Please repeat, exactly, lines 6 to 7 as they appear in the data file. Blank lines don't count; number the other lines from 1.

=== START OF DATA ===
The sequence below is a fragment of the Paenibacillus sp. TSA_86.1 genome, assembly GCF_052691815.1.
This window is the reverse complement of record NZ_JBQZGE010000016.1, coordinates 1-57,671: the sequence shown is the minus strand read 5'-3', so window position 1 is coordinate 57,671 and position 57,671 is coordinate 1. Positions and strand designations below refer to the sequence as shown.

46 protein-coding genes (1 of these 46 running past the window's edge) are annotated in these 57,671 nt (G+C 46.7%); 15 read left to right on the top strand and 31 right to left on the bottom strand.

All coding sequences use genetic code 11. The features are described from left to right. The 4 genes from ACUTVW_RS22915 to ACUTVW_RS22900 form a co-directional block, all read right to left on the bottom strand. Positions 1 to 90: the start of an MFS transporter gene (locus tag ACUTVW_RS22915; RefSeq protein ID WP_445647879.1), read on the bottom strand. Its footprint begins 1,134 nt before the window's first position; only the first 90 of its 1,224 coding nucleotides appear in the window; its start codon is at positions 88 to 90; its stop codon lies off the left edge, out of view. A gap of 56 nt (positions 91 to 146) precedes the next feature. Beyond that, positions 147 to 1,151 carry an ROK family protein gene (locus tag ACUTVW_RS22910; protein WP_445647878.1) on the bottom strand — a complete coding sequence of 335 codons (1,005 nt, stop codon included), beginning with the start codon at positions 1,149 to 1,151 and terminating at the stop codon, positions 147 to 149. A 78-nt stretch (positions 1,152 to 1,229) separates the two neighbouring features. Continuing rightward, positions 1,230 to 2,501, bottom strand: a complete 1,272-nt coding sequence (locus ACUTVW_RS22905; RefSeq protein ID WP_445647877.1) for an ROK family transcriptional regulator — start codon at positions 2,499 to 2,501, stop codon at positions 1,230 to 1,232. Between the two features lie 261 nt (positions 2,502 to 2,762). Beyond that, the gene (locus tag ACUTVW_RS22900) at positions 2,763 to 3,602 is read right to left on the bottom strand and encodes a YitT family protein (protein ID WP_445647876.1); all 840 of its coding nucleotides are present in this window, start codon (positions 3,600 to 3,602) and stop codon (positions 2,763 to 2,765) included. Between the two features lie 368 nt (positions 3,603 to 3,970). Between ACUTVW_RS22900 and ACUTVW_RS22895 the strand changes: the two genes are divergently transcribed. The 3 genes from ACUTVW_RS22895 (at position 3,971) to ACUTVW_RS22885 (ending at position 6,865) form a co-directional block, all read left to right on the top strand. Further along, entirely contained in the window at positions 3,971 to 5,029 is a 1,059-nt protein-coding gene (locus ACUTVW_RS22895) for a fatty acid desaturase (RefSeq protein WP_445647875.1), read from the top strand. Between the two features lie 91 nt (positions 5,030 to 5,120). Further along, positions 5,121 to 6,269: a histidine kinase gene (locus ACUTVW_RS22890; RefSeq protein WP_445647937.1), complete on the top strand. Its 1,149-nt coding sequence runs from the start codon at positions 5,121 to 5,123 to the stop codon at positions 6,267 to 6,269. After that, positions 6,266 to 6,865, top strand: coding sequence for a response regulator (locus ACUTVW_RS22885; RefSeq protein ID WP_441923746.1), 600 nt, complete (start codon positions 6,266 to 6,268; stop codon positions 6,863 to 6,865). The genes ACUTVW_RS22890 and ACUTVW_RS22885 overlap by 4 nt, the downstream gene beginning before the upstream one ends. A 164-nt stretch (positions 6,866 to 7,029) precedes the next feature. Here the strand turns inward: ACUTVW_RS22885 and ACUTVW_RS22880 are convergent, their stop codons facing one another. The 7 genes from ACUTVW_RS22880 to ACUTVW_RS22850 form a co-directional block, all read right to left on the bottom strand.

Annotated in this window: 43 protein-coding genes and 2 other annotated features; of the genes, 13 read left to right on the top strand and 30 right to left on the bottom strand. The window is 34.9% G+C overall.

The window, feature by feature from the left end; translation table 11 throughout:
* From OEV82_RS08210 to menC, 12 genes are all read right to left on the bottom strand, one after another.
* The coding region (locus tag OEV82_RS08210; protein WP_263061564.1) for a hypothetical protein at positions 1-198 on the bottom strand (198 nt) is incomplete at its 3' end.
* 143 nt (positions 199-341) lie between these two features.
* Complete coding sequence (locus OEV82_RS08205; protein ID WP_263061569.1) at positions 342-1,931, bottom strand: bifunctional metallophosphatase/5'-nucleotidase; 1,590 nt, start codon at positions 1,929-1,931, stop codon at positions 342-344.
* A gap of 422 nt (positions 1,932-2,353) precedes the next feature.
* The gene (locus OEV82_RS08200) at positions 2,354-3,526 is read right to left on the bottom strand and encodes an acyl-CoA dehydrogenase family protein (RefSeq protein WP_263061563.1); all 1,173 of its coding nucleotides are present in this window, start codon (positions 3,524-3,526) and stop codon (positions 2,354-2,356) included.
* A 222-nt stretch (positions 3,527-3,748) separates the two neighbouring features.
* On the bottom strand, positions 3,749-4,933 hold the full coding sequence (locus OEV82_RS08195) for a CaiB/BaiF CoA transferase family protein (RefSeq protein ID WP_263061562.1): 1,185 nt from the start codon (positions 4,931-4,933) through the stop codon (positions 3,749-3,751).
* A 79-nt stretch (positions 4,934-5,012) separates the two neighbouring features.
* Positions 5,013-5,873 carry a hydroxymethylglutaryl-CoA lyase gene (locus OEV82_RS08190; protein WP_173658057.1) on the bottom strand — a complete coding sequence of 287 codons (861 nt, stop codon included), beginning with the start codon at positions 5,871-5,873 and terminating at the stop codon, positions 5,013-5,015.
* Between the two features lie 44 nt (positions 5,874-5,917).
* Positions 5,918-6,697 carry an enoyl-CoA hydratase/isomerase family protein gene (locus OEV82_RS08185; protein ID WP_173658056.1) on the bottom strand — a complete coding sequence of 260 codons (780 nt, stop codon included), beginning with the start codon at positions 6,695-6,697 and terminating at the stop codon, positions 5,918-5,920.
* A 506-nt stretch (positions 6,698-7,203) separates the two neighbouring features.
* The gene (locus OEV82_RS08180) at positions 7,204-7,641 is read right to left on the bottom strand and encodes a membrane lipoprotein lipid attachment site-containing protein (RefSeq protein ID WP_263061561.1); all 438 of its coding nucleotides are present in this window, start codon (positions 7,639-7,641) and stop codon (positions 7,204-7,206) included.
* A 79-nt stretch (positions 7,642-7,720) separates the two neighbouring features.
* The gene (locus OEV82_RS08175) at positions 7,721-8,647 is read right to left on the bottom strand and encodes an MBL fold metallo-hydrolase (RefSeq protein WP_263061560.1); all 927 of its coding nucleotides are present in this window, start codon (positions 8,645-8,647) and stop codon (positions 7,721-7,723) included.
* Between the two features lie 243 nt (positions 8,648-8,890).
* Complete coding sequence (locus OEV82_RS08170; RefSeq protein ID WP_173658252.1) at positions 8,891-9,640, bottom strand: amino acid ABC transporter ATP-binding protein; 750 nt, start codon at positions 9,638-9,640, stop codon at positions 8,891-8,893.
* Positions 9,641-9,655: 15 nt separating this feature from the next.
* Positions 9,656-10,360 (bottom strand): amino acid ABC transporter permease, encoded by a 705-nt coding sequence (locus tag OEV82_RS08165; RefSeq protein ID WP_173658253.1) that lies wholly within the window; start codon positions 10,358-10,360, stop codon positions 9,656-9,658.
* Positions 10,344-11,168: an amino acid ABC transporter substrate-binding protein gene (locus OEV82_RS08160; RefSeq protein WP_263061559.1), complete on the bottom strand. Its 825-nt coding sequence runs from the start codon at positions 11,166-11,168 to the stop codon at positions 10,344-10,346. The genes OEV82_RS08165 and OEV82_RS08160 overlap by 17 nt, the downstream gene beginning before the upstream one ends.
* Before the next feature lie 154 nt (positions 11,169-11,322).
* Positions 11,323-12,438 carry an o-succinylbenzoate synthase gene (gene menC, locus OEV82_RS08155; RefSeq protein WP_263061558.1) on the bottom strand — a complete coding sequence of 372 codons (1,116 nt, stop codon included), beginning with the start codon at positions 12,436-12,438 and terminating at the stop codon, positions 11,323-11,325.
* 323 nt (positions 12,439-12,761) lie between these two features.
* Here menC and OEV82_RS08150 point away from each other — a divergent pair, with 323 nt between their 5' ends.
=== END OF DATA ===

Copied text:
The window, feature by feature from the left end; translation table 11 throughout:
* From OEV82_RS08210 to menC, 12 genes are all read right to left on the bottom strand, one after another.